Nostalgia and colonialism in french cinema of the 1980s

Nostalgia and colonialism in french cinema of the 1980s

Yuri Sebastiao March 19, 2009 Nostalgia and the Treatment of Colonialism in French Films of the 1980s Defined by Phil Powrie as « an escape from reality and the attempt to return to a presupposed golden age », nostalgia was alongside the crisis of masculinity one of the major features and influences of French cinema in the 1980s. A type of film considered by Powrie to be nostalgic is the « colonial » film, which as the title suggests deals with France? s colonial history overseas. According to the writer, colonial films are strongly nostalgic since they focus on the loss of a lifestyle associated with France? imperial power. Two notable examples of this type of film are Bertrand Tavernier? s Coup de Torchon (1981) and Claire Denis? Chocolat (1988), both of which explore the theme of French colonialism in Africa. Despite sharing similarities that are in general associated to the fact that their stories take place in colonial times, the two films are in essence very distinct. The most important similarity between the two is the fact that both are filmed on location in former French colonies of West Africa. Tavernier? Coup de Torchon is a film-noir stylized, and often jocose story of a

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French police chief in a small Senegalese town where laws and morals are seldom considered. Whereas Denis? Chocolat is the story of France, a woman who upon her return to Cameroon, reminisces about her childhood days in the northern part of the country, where her father was a French colonial administrator. Although the two films provide a general picture of colonialism that is relatively consensual, they differ in the approach and in the level of emphasis given to the theme.

This is partly due to the fact that one is sort of a comedy and the other is a drama with an autobiographical tone. The two films also differ in the level of nostalgia evoked, due to elements that can be associated with the genre of each. This analysis aims to explore the contrasting ways in which Coup de Torchon and Chocolat portray colonialism, within the context of nostalgia, and discuss how some characters in each film work to provide a medium of comparison between the two films.

Despite being one of the main themes of discussion in Coup de Torchon, colonialism per se is not necessarily part of the story. In its place, the dynamics of public relations in a non egalitarian, racist society (such as the colonial society of the film) should be coined has integral part of the story. One possible reason for this is the fact that the film is an adaptation of Jim Thompson? s 1964 book Pop. 1280. In this book, the protagonist is a corrupt Sheriff of a small town in the American south of 1910, where racial relations (namely racism) re comparable to the culture of the Senegalese village in the movie. The original story is thus modified to take place in an African colony, which the French audience can relate to. This adaptation proves to be an intelligent one since, as Michael Hoffman points out in his essay, the first Black slaves in America came from West Africa (http://www. criterion. com/current/posts/2). It also proves to be convenient in that the French police chief in this Senegalese town of the 1930s would probably have the same autonomy, and be able to get away with similar antics as the small town sheriff of Pop. 280. Accordingly, the « hero » of Coup de Torchon, uses his condition as the sole law enforcer of his town wisely but deceitfully. Lucien Cordier is depicted initially as a mockable character whose wife cheats on overtly. He is often ridiculed by two local white pimps who bribe him periodically, to overlook their infractions. For instance, in one scene the two pimps practice shooting at dead bodies of black natives that float on a river, victimized by a dysentery epidemic. When Lucien approaches them they not only negotiate a price to pay him off but they also insist that he must take a shot.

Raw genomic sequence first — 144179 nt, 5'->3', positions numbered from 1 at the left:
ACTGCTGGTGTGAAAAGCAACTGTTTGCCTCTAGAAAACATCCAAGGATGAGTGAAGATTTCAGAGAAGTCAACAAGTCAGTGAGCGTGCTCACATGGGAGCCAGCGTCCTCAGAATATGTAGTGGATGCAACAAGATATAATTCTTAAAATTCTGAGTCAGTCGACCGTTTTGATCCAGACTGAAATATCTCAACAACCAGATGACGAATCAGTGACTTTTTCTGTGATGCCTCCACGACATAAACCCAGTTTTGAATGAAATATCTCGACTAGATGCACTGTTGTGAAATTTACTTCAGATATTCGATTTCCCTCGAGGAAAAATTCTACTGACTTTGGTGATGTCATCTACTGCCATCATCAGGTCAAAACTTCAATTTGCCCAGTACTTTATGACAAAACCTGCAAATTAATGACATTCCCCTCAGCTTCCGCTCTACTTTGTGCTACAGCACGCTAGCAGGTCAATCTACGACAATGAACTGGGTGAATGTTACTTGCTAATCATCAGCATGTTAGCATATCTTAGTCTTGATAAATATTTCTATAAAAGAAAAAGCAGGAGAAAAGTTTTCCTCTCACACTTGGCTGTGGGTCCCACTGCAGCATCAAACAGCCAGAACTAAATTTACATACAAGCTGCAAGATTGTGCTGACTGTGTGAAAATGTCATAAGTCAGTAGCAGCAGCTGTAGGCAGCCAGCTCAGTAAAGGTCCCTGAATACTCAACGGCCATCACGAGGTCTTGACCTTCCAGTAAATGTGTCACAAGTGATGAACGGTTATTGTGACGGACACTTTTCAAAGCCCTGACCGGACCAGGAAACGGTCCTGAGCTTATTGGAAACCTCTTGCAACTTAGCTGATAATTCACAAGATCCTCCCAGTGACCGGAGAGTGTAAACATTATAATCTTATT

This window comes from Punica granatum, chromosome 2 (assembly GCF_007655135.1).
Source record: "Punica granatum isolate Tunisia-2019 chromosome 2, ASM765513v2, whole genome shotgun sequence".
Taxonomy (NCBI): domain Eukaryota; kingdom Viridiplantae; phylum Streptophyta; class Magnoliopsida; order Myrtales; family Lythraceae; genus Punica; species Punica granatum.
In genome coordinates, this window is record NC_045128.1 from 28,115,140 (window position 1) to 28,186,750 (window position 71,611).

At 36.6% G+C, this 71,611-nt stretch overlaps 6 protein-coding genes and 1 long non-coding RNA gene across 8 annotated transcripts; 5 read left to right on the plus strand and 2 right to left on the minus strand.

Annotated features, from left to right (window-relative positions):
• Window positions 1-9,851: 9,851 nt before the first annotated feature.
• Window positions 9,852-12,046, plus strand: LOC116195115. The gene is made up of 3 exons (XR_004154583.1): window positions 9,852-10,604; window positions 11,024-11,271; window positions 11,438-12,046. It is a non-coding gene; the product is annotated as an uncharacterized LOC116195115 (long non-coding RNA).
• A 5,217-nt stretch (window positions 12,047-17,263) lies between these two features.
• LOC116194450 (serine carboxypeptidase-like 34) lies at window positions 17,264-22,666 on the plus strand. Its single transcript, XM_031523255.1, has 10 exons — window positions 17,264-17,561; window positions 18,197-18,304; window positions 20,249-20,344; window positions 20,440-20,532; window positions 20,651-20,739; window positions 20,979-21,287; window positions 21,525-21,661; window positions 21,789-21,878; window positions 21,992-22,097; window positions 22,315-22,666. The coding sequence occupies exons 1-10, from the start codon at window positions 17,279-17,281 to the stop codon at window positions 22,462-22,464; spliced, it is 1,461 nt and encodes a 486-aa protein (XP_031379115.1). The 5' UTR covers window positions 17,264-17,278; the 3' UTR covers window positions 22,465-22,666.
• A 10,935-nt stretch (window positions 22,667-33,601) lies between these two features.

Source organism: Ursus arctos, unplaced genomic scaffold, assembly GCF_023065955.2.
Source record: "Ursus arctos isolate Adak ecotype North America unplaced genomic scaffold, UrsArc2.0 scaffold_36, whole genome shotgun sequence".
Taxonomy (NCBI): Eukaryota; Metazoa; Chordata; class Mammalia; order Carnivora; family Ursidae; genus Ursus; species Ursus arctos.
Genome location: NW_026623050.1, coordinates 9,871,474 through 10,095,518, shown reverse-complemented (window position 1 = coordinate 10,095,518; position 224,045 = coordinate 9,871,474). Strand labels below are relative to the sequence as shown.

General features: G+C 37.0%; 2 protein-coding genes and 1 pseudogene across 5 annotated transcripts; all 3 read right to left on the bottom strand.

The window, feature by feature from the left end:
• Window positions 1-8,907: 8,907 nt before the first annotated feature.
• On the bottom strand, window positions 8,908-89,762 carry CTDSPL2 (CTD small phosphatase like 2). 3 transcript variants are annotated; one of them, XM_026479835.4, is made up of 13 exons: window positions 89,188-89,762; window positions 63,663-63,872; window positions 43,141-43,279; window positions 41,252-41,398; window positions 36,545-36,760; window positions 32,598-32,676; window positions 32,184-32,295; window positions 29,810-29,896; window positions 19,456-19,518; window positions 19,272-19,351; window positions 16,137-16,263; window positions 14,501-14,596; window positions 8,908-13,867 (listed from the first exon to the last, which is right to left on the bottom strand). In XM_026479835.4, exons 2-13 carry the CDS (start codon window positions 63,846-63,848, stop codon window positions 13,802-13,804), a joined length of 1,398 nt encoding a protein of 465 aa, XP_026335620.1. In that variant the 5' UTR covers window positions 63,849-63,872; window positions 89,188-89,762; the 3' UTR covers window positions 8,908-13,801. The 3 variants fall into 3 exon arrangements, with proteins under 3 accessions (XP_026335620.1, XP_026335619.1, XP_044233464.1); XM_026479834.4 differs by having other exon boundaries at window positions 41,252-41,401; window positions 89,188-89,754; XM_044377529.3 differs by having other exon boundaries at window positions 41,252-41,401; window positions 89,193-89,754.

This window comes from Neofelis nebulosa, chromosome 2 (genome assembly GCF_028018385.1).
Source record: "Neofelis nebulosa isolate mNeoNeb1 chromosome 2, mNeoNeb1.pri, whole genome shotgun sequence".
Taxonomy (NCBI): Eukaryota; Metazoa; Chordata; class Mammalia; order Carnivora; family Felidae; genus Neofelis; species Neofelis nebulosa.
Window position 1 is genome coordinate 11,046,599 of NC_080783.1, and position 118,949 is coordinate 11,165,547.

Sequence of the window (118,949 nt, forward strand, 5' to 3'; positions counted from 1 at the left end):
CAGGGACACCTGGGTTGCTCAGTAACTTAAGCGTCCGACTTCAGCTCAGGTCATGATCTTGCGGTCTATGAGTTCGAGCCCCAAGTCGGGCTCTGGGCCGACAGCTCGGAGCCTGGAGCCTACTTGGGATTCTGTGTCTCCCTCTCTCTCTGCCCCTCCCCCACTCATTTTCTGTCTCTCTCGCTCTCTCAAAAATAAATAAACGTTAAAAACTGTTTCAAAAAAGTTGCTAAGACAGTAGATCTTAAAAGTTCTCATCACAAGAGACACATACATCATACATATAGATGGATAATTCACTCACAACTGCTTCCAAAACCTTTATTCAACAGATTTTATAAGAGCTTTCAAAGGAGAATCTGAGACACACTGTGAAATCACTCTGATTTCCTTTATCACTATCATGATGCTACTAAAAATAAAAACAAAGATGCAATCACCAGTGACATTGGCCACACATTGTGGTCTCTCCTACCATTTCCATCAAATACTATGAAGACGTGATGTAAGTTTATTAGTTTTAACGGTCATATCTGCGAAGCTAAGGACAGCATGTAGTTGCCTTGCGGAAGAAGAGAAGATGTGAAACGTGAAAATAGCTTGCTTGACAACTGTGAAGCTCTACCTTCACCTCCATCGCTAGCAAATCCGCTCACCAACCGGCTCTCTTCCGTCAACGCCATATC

The police chief allows another colonial, Marcaillou, to get away with impunity when he beats his wife in public, and again when he beats a black native, Vendredi, with a board at a local market. One day he decides to « clean up » the scum of the town and he starts punishing all of those who commit evil deeds by killing them. He shoots the two pimps first, then Marcaillou, and finally Vendredi, alleging that he is being punished for his submissiveness to the Whites. He also manages to orchestrate the shooting of his cheating wife and her lover by Rose, who is Marcaillou? widow and also one of his mistresses. Throughout the film, the characters are often shown walking outdoors and the audience is presented with eyeful pictures of life in the town. The audience is also able to get an idea of the type of interactions that go on between the natives and the colonials, who usually run businesses and occupy most positions of power; whereas the natives do manual labor and take care of domestic tasks, such as cooking for, or even fanning the colonials.